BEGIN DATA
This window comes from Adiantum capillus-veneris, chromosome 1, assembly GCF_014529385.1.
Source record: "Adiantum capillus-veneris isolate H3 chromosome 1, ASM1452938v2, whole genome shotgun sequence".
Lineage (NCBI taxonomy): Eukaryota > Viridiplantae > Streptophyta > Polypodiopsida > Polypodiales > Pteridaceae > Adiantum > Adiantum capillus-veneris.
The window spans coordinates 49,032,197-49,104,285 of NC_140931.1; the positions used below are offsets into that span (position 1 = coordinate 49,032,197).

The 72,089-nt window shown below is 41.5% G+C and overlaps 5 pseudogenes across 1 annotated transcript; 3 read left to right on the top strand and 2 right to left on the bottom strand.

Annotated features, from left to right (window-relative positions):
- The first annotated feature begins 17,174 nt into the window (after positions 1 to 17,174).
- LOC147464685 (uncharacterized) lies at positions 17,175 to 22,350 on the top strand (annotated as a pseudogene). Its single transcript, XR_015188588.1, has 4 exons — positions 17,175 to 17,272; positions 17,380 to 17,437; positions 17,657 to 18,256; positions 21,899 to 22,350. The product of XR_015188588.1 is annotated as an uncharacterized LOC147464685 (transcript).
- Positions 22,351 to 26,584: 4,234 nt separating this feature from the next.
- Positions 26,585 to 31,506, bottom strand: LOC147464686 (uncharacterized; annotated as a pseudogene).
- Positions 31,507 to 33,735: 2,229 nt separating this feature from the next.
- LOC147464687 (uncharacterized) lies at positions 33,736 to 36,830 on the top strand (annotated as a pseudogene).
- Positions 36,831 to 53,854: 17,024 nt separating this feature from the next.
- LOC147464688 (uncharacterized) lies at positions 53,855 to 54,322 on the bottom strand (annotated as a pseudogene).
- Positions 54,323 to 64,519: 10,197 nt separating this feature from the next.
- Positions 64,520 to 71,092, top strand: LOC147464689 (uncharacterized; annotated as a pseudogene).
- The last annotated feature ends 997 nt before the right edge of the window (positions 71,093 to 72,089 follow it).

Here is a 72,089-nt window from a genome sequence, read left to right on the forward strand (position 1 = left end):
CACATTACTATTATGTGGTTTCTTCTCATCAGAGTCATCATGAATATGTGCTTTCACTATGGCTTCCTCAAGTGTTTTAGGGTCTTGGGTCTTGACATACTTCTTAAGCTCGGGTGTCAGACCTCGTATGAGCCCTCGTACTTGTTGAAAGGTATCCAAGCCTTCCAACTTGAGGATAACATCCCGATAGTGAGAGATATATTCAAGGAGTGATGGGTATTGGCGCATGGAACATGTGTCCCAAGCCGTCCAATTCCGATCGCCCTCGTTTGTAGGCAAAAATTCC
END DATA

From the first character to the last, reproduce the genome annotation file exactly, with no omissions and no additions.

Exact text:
This window comes from Adiantum capillus-veneris, chromosome 1, assembly GCF_014529385.1.
Source record: "Adiantum capillus-veneris isolate H3 chromosome 1, ASM1452938v2, whole genome shotgun sequence".
Lineage (NCBI taxonomy): Eukaryota > Viridiplantae > Streptophyta > Polypodiopsida > Polypodiales > Pteridaceae > Adiantum > Adiantum capillus-veneris.
The window spans coordinates 49,032,197-49,104,285 of NC_140931.1; the positions used below are offsets into that span (position 1 = coordinate 49,032,197).

The 72,089-nt window shown below is 41.5% G+C and overlaps 5 pseudogenes across 1 annotated transcript; 3 read left to right on the top strand and 2 right to left on the bottom strand.

Annotated features, from left to right (window-relative positions):
- The first annotated feature begins 17,174 nt into the window (after positions 1 to 17,174).
- LOC147464685 (uncharacterized) lies at positions 17,175 to 22,350 on the top strand (annotated as a pseudogene). Its single transcript, XR_015188588.1, has 4 exons — positions 17,175 to 17,272; positions 17,380 to 17,437; positions 17,657 to 18,256; positions 21,899 to 22,350. The product of XR_015188588.1 is annotated as an uncharacterized LOC147464685 (transcript).
- Positions 22,351 to 26,584: 4,234 nt separating this feature from the next.
- Positions 26,585 to 31,506, bottom strand: LOC147464686 (uncharacterized; annotated as a pseudogene).
- Positions 31,507 to 33,735: 2,229 nt separating this feature from the next.
- LOC147464687 (uncharacterized) lies at positions 33,736 to 36,830 on the top strand (annotated as a pseudogene).
- Positions 36,831 to 53,854: 17,024 nt separating this feature from the next.
- LOC147464688 (uncharacterized) lies at positions 53,855 to 54,322 on the bottom strand (annotated as a pseudogene).
- Positions 54,323 to 64,519: 10,197 nt separating this feature from the next.
- Positions 64,520 to 71,092, top strand: LOC147464689 (uncharacterized; annotated as a pseudogene).
- The last annotated feature ends 997 nt before the right edge of the window (positions 71,093 to 72,089 follow it).

Here is a 72,089-nt window from a genome sequence, read left to right on the forward strand (position 1 = left end):
CACATTACTATTATGTGGTTTCTTCTCATCAGAGTCATCATGAATATGTGCTTTCACTATGGCTTCCTCAAGTGTTTTAGGGTCTTGGGTCTTGACATACTTCTTAAGCTCGGGTGTCAGACCTCGTATGAGCCCTCGTACTTGTTGAAAGGTATCCAAGCCTTCCAACTTGAGGATAACATCCCGATAGTGAGAGATATATTCAAGGAGTGATGGGTATTGGCGCATGGAACATGTGTCCCAAGCCGTCCAATTCCGATCGCCCTCGTTTGTAGGCAAAAATTCC